Monday, February 18, 2019

Susquehanna: Integrated Inspection Report 05000387/2018004 and 05000388/2018004

Susquehanna Steam Electric Station - Integrated Inspection Report 05000387/2018004 and 05000388/2018004

ADAMS Accession No.  ML19045A259

Peach Bottom: Integrated Inspection Report & Exercise of Enforcement Discretion

Peach Bottom Atomic Power Station - Integrated Inspection Report 05000277/2018004 and 05000278/2018004 and Exercise of Enforcement Discretion

DEP Reaches Settlement with Wayne County Hospital Over High X-Ray Radiation Levels at Community Health Center

Wilkes-Barre, PA – The Pennsylvania Department of Environmental Protection (DEP) announced today it has reached an agreement with Wayne Memorial Health System, Inc. (WMHSI) in Honesdale, Wayne County on a $15,600 civil penalty for violations relating to radiation sensors on a system-owned X-ray unit. DEP has determined that some patients at the system’s community health center in Waymart may have been exposed to high levels of radiation.

“The department’s main concern is the health and well-being of patients at this facility”, said DEP Secretary Patrick McDonnell. “Facilities that utilize equipment with radiation have a responsibility to comply with regulations and that did not happen here. This agreement will help ensure this does not happen in the future and patients are not at risk.”

During an inspection in September 2018, DEP staff discovered that sensors on the recently installed X-ray unit, which determine radiation exposure time, were not properly adjusted at the time of installation, causing the sensors to shut off while the unit was operating. Due to that malfunction, X-ray technicians were relying on the unit’s back-up timer to determine skin exposure time. The back-up timer was set at one second, which, under national radiation guidelines, is too long of an exposure time. As a result, the X-ray unit lacked the means to terminate radiation exposure at a pre-set time. This malfunction caused some patients to be exposed to radiation levels sixteen times the acceptable national average. 

The national measurement for radiation skin exposure is 320 milli Roentgen (mR), and because of the time limit set on the back-up X-ray unit, some patients at the health center had skin exposure of over 5100 mR. Those exposure levels are a violation of the Radiation Protection Act.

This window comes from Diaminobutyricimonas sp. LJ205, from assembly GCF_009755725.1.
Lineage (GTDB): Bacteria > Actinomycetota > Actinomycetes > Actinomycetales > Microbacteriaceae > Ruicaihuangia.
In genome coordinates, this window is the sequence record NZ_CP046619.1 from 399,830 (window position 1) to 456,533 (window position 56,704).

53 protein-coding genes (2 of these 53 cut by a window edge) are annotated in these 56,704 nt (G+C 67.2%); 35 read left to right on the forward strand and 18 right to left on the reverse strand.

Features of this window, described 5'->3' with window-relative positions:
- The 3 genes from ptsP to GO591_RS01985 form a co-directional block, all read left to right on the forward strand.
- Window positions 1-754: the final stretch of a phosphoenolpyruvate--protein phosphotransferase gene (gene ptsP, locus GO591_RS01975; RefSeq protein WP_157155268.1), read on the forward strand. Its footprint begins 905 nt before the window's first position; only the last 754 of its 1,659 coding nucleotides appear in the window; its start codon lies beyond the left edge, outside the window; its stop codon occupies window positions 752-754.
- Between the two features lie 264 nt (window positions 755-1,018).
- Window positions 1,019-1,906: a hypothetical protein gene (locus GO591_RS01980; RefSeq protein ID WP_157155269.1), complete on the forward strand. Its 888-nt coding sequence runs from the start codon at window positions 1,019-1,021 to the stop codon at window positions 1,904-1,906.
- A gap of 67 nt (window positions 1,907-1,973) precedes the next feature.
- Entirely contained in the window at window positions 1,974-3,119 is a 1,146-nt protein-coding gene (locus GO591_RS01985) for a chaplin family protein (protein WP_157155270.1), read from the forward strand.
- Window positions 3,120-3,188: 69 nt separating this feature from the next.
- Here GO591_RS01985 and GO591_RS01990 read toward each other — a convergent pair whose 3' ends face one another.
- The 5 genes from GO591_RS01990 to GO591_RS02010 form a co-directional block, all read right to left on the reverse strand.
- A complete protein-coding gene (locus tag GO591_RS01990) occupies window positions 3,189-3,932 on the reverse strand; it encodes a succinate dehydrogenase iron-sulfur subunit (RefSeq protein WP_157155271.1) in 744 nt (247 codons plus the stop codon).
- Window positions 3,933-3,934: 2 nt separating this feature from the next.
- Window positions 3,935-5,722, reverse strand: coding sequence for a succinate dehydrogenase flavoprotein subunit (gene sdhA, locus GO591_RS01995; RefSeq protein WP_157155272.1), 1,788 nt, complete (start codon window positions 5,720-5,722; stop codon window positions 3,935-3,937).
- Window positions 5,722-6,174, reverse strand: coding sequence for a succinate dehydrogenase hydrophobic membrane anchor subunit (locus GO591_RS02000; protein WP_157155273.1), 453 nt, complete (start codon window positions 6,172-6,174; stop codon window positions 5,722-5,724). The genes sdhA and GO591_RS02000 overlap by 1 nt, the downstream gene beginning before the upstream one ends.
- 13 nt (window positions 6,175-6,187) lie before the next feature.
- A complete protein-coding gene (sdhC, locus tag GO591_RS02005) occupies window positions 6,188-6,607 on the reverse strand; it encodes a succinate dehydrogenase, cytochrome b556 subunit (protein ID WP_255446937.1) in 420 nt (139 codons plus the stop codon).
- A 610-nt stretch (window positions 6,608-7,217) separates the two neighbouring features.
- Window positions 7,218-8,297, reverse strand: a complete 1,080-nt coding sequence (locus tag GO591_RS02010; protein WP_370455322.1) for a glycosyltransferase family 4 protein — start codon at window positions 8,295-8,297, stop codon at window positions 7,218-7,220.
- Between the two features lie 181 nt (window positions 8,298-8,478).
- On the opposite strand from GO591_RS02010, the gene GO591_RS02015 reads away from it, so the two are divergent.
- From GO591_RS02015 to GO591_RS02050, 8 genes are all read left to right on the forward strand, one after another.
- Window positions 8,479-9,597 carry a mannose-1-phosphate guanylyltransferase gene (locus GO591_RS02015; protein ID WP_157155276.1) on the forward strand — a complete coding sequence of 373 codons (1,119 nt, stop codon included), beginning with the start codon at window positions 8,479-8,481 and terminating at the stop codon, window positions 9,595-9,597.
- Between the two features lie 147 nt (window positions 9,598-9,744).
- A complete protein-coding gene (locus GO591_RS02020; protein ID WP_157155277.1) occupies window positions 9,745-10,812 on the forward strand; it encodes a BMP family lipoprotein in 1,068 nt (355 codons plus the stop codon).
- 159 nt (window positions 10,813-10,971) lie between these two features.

The DEP encourages anyone who may have had X-rays at the community health center between May and September of 2018 to consult a medical professional to discuss any concerns.

The department determined on September 26, 2018, that WMHSI had repaired the X-ray unit and, during a follow-up inspection, determined it was in compliance with DEP radiation regulations.

The agreement also calls for WMHSI to submit a copy of its Quality Assurance Plan, including its plans for the use of the x-ray unit, by February 2019 for DEP’s approval, and be instituted at the facility within two weeks of its approval. The facility must also begin, by March 1, 2019, providing copies of its daily tracking system of radiation exposure to DEP.

For more information on radiation exposure please go to DEP’s Radiation Protection webpage:

MEDIA CONTACT: Colleen Connolly, 570-826-2035

Costs of Nuclear Bailouts in New York, Illinois, Connecticut & New Jersey

The form of the subsidy, for instance, either as a nuclear credit 
or above-market power contract. Subsidies adopted to date are either 
priced as nuclear credits separate from the sale of electricity and other 
ancillary services; or in the form of contracts to purchase electricity 
at higher prices than prevailing market prices.
Price: The unit cost of subsidies, based on the amount of electricity 
generated. In the case of power contracts, the subsidy price is 
calculated as an estimate of the average difference in the subsidized 
price and average market prices.
Duration: Length of time for which subsidies are committed or 
Reactors: The number of reactors authorized to receive subsidies 
under the program.
Capacity: The total amount of electricity generation capacity authorized 
to receive subsidies, measured in megawatts (MW) of capacity.
Generation: The average annual amount of electricity generated by 
the subsidized capacity, or the maximum amount of generation to be 
Cost/year: The average annual projected cost of the nuclear subsidy.
Total Cost: The total projected cost of the nuclear subsidy program, 
over the full term.
Costs of Other State Nuclear Bailouts
Total Cost
New York
$17.48-$29.15/MWh (rises every 2 yrs.)
12 yrs
3,351 MW
27,618,000 MWh
~$7.6 billion
$16.50-$20.50/MWh (rises every year after yr. 7)
10 yrs
2,780 MW
22,900,000 MWh
(cost capped at ~$10/MWh)
$2.35 billion
New Jersey
3 yrs., up to 12 yrs.
3,573 MW
29,400,000 MWh
<$3.6 billion
Power Contract
Unknown (price not yet finalized)
10 yrs.
~1,300 MW
~11 million MWh
(est. ≤ $330M)
Unknown (est. ≤ $3.3 billion)
11,000 MW
81 million MWh
> $1.1 billion/yr
~$15 billion

Subsidies to New York reactors are projected to total as much as $7.6 billion over 12 years (2017-2029).
Judson, Tim. “Too Big to Bail Out: The Economic Costs of a National Nuclear Power Subsidy.”
 Nuclear Information and Resource Ser­vice.  November 2016.
Illinois subsidies are projected to total $2.35 billion over 10 years (2017-2027). Daniels, Steve.
 “How Exelon will keep getting bailout money in Illinois—whether it needs it or not.” Crain’s Chicago Business. August 2, 2017.­cle/20170802/NEWS11/170809972/how-exelon-will-keep-getting-bailout-money-in-illinois-whether-it-needs-it-or-not
Connecticut subsidies could amount to $330 million per year, in five-year contracts.
Energyzt Advisors, LLC. “Financial Assessment: Millstone Nuclear Power Plant.” April 2017.
New Jersey subsidies are estimated to cost consumers $300 million per year, in extendable three-year periods.